the night they gave out red beer scarves and toques,
the pub drank like prohibition was coming back
to lie down with bear-market canada.
a few thrusts thereafter she was
born russet and potent, born to make her name
on the picket line, payloaded with a raging
nearlysexual need of her own
to throttle the conveyer belt’s
insistent yank at either wornout pulley.
big words aren’t cheap, and their prestige
is exploitative unworking. how many disarticulations
or severances comprise a life sentence?
anyone who doesn’t use their hands
is a leech, says the poster in her shared office,
or is the phrase reblogged from somewhere? she read
the catchphrase over, from one end to the other end.
how she started to love punctuation! how
she started to love those stops, pauses, snarls at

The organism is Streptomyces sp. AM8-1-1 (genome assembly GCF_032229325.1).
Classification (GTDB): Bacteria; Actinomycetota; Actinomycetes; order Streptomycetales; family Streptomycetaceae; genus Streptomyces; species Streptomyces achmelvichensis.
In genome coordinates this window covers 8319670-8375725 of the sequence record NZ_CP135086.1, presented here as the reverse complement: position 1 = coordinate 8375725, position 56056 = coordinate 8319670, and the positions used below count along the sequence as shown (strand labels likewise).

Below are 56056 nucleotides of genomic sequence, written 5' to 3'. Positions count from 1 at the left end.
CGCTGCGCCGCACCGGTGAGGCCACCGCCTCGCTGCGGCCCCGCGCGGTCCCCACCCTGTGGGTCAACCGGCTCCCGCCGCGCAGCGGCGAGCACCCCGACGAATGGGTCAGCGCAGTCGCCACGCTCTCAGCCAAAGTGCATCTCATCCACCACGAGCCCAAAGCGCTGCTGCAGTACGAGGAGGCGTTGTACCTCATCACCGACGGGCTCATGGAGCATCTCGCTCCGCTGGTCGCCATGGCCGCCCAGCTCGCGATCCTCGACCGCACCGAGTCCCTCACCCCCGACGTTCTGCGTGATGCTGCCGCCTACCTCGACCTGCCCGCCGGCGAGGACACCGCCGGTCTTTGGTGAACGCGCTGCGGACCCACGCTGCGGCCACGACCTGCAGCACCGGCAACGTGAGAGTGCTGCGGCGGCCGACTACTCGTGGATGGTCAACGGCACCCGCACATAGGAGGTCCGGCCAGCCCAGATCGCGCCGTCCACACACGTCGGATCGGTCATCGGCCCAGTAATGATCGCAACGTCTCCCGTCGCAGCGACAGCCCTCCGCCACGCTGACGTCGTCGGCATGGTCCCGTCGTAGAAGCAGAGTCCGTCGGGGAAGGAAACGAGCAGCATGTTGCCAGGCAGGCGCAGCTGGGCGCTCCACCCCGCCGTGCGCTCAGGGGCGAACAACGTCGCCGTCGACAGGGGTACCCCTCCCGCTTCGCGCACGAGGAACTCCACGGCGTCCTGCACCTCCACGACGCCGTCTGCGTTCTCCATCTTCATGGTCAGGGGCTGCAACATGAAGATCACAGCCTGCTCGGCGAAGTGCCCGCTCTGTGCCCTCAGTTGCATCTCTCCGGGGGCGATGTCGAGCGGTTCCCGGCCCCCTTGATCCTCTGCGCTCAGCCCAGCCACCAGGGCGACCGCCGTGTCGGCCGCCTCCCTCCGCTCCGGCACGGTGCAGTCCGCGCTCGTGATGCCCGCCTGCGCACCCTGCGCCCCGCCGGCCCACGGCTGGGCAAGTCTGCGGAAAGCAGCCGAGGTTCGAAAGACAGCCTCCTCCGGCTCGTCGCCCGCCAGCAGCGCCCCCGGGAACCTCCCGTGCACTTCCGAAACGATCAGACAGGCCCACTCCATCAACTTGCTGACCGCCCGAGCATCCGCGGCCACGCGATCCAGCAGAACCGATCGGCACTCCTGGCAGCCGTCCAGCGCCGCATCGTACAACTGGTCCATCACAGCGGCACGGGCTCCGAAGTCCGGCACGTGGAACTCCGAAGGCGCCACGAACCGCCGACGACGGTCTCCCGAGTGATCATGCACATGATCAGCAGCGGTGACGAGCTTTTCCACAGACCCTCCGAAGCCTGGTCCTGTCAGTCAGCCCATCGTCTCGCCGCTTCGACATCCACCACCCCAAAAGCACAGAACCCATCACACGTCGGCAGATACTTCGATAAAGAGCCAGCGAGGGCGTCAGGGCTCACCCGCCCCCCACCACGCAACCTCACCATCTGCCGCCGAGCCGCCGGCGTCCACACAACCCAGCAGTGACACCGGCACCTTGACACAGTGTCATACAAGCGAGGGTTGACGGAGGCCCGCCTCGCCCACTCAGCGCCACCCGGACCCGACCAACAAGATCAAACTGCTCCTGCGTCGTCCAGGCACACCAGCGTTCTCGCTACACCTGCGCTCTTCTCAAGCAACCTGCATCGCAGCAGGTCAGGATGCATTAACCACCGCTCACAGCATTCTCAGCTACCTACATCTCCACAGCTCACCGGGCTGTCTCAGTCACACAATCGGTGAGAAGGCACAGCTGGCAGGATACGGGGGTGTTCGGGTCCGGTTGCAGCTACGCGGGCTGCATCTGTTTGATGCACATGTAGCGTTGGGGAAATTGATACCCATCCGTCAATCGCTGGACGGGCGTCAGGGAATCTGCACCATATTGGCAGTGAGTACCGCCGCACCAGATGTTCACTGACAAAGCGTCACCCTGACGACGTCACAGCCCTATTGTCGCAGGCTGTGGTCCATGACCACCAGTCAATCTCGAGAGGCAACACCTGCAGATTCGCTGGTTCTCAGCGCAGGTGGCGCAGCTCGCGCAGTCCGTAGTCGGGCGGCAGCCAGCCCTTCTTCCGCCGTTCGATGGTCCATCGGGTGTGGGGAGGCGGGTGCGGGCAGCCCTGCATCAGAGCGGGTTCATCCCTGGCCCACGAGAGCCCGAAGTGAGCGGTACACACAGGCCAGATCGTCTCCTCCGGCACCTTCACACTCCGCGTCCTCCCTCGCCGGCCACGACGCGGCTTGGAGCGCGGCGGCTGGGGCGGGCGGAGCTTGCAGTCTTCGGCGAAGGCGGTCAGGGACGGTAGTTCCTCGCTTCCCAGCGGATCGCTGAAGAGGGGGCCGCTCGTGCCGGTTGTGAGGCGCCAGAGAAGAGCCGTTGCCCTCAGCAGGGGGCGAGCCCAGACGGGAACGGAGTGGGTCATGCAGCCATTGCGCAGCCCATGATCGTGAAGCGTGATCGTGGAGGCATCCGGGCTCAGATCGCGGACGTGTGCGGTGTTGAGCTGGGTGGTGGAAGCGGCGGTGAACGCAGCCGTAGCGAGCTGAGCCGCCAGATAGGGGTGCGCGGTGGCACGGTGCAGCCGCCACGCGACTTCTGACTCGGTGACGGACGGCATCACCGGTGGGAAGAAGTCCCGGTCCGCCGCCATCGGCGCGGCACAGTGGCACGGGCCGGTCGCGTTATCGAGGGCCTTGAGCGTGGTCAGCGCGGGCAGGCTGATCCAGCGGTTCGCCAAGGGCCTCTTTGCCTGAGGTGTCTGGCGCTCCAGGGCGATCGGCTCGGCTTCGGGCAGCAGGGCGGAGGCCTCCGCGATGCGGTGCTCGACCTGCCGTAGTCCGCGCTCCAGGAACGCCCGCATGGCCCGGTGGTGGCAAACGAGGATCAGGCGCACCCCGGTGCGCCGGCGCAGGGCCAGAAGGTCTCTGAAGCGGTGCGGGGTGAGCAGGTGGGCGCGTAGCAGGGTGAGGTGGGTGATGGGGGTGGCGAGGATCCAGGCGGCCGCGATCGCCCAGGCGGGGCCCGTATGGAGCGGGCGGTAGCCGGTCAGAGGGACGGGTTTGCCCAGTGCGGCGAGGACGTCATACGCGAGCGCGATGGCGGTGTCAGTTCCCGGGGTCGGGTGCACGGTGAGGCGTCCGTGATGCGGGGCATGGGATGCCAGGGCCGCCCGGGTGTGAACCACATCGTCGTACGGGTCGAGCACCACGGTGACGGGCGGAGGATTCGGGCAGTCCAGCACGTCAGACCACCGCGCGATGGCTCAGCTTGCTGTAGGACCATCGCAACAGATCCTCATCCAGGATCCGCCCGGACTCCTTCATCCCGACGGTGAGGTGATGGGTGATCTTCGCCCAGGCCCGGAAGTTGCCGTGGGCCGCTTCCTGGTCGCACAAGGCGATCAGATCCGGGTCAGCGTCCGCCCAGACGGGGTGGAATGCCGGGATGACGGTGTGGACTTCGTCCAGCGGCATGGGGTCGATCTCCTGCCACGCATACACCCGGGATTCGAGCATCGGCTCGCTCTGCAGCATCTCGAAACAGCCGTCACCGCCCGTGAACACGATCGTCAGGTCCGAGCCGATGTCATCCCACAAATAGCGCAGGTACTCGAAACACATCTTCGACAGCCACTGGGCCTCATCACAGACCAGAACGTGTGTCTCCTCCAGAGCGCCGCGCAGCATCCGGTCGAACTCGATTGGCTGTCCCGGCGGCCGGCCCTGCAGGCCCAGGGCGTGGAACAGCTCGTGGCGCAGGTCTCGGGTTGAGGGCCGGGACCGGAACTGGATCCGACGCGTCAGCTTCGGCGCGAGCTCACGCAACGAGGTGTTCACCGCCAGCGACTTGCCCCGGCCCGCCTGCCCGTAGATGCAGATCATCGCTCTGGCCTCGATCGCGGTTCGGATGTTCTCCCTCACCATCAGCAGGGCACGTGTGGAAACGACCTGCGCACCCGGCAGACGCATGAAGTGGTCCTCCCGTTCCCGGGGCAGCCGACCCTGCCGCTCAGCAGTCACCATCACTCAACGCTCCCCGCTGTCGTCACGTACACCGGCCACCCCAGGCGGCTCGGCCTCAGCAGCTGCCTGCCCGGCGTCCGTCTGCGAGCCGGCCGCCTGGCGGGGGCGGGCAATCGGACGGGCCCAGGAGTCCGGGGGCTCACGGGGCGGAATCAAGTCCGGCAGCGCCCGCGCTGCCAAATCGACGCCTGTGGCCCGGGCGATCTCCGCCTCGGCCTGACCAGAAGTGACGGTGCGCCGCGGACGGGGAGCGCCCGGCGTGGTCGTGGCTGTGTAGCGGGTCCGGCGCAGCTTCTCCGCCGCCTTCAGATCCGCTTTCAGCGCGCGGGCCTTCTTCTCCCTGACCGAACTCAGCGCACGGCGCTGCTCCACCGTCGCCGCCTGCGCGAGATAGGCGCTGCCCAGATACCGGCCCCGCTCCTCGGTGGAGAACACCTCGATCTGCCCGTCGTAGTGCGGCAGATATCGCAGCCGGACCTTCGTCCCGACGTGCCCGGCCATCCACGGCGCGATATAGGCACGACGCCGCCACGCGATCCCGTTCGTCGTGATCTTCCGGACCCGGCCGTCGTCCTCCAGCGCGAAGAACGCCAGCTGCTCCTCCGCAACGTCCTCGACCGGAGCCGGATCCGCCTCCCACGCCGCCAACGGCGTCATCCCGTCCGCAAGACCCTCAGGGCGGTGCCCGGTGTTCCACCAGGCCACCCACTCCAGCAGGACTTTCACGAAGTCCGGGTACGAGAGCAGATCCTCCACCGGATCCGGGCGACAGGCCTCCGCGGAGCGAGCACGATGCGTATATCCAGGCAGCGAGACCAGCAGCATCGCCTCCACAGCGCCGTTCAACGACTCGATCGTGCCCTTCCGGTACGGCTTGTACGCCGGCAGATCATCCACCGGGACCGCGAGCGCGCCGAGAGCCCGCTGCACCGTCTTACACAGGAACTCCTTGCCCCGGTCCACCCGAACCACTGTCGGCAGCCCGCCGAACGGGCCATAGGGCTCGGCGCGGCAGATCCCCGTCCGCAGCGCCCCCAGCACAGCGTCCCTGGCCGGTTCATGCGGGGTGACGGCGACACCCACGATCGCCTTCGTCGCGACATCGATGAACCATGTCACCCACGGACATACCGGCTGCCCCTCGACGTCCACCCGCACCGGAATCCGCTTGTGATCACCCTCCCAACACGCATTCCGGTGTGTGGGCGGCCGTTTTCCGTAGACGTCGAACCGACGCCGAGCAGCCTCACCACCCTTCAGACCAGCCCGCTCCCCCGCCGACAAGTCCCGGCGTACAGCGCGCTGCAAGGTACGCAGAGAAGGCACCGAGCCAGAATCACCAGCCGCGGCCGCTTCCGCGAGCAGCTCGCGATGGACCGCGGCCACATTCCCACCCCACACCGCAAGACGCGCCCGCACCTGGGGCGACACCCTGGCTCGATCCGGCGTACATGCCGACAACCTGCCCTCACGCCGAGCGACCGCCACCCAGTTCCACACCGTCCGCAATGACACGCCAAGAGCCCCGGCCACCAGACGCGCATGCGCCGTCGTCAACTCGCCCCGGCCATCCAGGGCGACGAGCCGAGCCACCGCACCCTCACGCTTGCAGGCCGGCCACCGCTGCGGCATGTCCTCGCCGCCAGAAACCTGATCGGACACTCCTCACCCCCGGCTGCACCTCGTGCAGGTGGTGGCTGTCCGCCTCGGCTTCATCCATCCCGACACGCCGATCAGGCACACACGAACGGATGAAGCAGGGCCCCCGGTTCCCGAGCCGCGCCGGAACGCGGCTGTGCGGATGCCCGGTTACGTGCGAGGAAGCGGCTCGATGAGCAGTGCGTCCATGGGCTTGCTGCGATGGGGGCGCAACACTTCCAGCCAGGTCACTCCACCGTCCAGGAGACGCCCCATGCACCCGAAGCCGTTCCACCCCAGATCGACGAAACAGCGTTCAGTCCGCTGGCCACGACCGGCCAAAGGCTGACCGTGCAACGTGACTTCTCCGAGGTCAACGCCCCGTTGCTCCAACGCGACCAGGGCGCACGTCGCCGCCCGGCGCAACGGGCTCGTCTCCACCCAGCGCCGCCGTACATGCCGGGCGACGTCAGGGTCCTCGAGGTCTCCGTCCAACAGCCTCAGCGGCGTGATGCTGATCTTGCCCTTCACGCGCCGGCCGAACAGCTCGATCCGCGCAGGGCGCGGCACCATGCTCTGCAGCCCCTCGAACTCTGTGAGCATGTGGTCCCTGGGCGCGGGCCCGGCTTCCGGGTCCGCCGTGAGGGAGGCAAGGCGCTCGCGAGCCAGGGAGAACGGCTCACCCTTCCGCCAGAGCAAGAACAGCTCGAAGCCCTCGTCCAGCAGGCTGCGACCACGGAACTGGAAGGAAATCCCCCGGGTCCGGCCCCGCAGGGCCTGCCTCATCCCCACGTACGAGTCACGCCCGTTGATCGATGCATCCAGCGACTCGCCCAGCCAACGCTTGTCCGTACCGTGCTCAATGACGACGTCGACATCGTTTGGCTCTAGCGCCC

how little respect they receive.
she spurs the horses to autotomize the cart,
upend the gentry, without stinking of burnt horsehair
besides the white wigs. she works her ass off
and the rest. she’s a swarm of worker bees
flyering on/offline with her own sticky entrails,
honey spit, but the bees aren’t male marxists, so she’s
spent, but entirely.
Jenna Jarvis lives in Ottawa. Her poetry has recently appeared in such publications as In/Words, Bywords, and Keep This Bag Away From Children. Jenna received the John Newlove Award from Bywords in 2012; her chapbook The Tiger With the Crooked Mouth was released to commemorate this win in October 2013.